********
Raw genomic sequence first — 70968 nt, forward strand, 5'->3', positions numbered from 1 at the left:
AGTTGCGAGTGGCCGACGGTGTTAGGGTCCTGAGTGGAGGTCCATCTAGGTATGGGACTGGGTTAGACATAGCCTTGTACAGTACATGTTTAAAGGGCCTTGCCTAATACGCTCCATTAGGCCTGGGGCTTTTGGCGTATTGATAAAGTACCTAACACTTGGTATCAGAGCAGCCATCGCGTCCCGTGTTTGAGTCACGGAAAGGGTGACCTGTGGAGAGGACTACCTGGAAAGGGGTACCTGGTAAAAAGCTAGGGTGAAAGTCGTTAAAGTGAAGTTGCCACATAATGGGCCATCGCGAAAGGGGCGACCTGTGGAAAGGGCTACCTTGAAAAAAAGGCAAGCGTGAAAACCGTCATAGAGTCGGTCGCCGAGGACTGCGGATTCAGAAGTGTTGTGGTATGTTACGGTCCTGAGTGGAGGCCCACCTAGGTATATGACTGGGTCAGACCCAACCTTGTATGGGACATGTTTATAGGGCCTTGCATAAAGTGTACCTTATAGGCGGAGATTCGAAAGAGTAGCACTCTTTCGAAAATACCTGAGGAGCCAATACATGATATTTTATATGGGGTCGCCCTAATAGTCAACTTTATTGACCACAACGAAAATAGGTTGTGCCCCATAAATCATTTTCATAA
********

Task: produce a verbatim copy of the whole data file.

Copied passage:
Raw genomic sequence first — 70968 nt, forward strand, 5'->3', positions numbered from 1 at the left:
AGTTGCGAGTGGCCGACGGTGTTAGGGTCCTGAGTGGAGGTCCATCTAGGTATGGGACTGGGTTAGACATAGCCTTGTACAGTACATGTTTAAAGGGCCTTGCCTAATACGCTCCATTAGGCCTGGGGCTTTTGGCGTATTGATAAAGTACCTAACACTTGGTATCAGAGCAGCCATCGCGTCCCGTGTTTGAGTCACGGAAAGGGTGACCTGTGGAGAGGACTACCTGGAAAGGGGTACCTGGTAAAAAGCTAGGGTGAAAGTCGTTAAAGTGAAGTTGCCACATAATGGGCCATCGCGAAAGGGGCGACCTGTGGAAAGGGCTACCTTGAAAAAAAGGCAAGCGTGAAAACCGTCATAGAGTCGGTCGCCGAGGACTGCGGATTCAGAAGTGTTGTGGTATGTTACGGTCCTGAGTGGAGGCCCACCTAGGTATATGACTGGGTCAGACCCAACCTTGTATGGGACATGTTTATAGGGCCTTGCATAAAGTGTACCTTATAGGCGGAGATTCGAAAGAGTAGCACTCTTTCGAAAATACCTGAGGAGCCAATACATGATATTTTATATGGGGTCGCCCTAATAGTCAACTTTATTGACCACAACGAAAATAGGTTGTGCCCCATAAATCATTTTCATAA